I remember being in second grade and coming to class every day with a pile of books as tall as I could carry.  I would read one chapter from the book on the top of the pile and then put that book on the bottom and take the next one down and so on to maximize the number of books I could read at a time.  I remember falling asleep with my mother’s copy of Anne of Green Gables when I was young, flipping through the pages long before I could read the words on them, aching to be old enough to read it.  I remember getting my drivers license and going to the library for my first drive alone.  I remember staying up until way past my bedtime reading books by flashlight.  I remember the first time I read Jane Eyre. I remember finishing Harry Potter and the Deathly Hallows and immediately starting the book again because I wasn’t ready to say good-bye yet. The first piece of furniture I ever bought for myself was – what else? – a bookshelf.  I remember packing my emergency kit when I was young and agonizing over which book I loved most to save if I had no time to save them all.

That is why we read, isn’t it?  Because we want to fall in love.  Because stories matter.  They take us away, they bring us back, they touch our souls and enlighten our minds.  At their best, stories inspire us to be better than we could have been on our own steam.

I look across my bedroom and see Mr. Pip on one of my bookshelves now, situated in alphabetical order between The Turn of the Screw and Ella Enchanted, two completely different works of fiction.  One I read to work out my brain and for the pleasure of words perfectly formed, one I read for the pleasure of a simple story well told.  I wonder where Mr. Pip sits on the shelves of the office of this old professor of mine.  I wonder – hope, really – that she has a book that she reads every year just because she wouldn’t feel complete if she didn’t.  I hope, too, that she read a book this year not as a teacher preparing for students but as a human being that needs to be connected to other human beings – even if they are fictional.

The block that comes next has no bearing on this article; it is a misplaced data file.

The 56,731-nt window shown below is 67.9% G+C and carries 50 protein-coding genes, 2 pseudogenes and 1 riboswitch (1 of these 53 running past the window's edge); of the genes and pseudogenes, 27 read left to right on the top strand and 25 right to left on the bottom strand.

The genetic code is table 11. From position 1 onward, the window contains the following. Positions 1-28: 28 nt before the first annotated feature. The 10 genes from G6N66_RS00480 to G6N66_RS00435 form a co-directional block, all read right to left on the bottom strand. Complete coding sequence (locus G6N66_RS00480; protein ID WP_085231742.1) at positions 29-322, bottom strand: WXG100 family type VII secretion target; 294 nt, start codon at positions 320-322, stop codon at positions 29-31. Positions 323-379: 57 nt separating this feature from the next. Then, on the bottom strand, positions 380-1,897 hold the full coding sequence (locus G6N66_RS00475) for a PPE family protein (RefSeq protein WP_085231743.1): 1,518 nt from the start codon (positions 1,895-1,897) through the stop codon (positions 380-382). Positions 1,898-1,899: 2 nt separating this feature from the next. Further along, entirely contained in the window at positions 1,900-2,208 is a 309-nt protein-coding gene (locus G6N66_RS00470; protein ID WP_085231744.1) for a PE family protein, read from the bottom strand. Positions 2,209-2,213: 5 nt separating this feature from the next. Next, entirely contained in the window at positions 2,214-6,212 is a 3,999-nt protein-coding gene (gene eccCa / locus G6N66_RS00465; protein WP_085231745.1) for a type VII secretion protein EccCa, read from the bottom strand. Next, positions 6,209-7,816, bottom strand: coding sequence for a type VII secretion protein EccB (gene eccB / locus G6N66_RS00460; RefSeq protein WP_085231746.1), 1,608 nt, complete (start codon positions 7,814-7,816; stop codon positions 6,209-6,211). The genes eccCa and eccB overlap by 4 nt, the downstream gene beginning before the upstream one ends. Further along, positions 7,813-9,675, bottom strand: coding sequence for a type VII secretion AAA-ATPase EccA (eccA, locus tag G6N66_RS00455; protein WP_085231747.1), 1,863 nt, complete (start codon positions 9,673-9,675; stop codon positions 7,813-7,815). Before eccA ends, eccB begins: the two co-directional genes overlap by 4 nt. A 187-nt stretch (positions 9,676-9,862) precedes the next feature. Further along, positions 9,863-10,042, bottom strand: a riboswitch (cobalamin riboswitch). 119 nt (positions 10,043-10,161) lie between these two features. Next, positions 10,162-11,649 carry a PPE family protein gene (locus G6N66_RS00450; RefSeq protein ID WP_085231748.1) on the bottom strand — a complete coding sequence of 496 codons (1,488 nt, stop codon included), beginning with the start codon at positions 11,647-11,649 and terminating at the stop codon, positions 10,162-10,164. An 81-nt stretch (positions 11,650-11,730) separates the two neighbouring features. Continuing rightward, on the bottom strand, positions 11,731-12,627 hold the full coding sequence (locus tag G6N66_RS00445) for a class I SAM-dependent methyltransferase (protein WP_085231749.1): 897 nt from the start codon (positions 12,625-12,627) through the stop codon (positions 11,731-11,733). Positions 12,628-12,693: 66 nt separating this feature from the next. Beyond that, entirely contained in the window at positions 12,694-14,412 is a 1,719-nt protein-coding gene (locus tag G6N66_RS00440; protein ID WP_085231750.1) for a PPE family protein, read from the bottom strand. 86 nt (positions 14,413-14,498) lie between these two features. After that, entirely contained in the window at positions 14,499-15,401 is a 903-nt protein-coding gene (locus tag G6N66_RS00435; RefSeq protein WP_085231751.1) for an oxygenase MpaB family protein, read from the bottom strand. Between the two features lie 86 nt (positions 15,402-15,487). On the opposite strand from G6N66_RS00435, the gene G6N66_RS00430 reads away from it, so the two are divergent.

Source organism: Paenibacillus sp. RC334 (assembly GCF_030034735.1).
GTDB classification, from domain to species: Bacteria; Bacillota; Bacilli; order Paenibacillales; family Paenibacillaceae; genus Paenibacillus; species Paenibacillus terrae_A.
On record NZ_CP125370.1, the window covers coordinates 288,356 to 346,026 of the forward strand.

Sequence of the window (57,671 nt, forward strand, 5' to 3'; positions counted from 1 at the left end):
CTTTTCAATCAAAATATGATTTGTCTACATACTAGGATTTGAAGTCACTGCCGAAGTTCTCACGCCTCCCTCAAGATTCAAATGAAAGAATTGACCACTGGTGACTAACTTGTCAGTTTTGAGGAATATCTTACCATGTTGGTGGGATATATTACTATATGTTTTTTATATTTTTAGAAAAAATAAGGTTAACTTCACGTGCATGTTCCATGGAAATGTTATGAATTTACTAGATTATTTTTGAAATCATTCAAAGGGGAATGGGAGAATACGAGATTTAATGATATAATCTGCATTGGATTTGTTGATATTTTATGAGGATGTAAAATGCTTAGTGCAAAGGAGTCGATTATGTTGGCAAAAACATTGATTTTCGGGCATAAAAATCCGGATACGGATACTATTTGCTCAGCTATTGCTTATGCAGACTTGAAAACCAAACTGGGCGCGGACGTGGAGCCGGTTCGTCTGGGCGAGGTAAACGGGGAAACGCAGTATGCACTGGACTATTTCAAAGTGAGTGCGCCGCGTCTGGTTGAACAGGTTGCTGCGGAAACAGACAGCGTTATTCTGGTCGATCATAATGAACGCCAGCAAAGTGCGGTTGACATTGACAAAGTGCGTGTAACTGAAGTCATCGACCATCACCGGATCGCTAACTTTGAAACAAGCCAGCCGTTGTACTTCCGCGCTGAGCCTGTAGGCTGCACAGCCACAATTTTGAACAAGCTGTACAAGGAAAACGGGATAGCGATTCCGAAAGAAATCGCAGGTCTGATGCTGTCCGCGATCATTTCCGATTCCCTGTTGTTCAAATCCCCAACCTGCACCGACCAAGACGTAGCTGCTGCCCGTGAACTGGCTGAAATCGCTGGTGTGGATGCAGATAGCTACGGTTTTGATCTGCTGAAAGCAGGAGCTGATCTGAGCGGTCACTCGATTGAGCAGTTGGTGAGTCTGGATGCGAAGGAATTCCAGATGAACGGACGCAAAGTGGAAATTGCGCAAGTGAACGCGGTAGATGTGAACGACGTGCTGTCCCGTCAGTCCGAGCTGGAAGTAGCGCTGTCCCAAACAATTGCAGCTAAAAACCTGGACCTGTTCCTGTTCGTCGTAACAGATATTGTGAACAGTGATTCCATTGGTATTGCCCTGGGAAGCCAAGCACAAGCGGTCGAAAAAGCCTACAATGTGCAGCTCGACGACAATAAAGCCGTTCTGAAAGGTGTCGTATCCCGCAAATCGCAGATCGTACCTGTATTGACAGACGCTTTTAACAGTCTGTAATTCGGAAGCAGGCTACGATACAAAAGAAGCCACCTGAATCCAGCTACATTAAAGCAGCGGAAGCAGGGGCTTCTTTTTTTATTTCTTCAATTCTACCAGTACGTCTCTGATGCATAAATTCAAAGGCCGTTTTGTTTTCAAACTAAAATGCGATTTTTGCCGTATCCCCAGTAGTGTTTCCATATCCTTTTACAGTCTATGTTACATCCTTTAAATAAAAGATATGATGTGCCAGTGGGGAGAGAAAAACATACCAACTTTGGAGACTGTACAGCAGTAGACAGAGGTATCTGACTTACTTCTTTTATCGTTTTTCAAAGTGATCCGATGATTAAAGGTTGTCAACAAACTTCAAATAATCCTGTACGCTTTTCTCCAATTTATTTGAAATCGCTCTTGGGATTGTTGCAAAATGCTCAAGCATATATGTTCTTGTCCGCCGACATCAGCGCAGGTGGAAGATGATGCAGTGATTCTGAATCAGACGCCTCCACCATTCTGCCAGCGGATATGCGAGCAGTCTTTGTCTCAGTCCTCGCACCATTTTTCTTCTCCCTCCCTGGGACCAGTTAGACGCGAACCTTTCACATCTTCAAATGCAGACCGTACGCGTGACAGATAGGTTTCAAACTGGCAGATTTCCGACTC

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9 Comments

  1. Dawn says:

    I’ve been blessed with some good teachers in my life, who share your view on why we read. And then, I had a few of the boneheads as well, mostly in college. One of the greatest pleasures in teaching my own children has been the privilege of introducing books to them that they really connect with and love. My daughter has been known to cry when she reaches the end of a book, because she doesn’t want it to end.

  2. admin says:

    I’ve had one or two great teachers. One was my high school junior year – I’ll have to look up her name. One was Glade Hunsaker at BYU. I’ll throw in Richard Cracroft, too – except he believed in literature in a way that I never will. The rest of them had degrees and a job. We want good books for ourselves and our kids – I want to read well-handled language (which you don’t learn by rote) and stories that are truthful, but also hopeful. I don’t want to be preached at by either light or dark. And the dark, perhaps, preaches hardest of all, twisting the truth into unreal shapes and keeping us busy with shiny things – while all the time it lies to us, ultimately selling despair.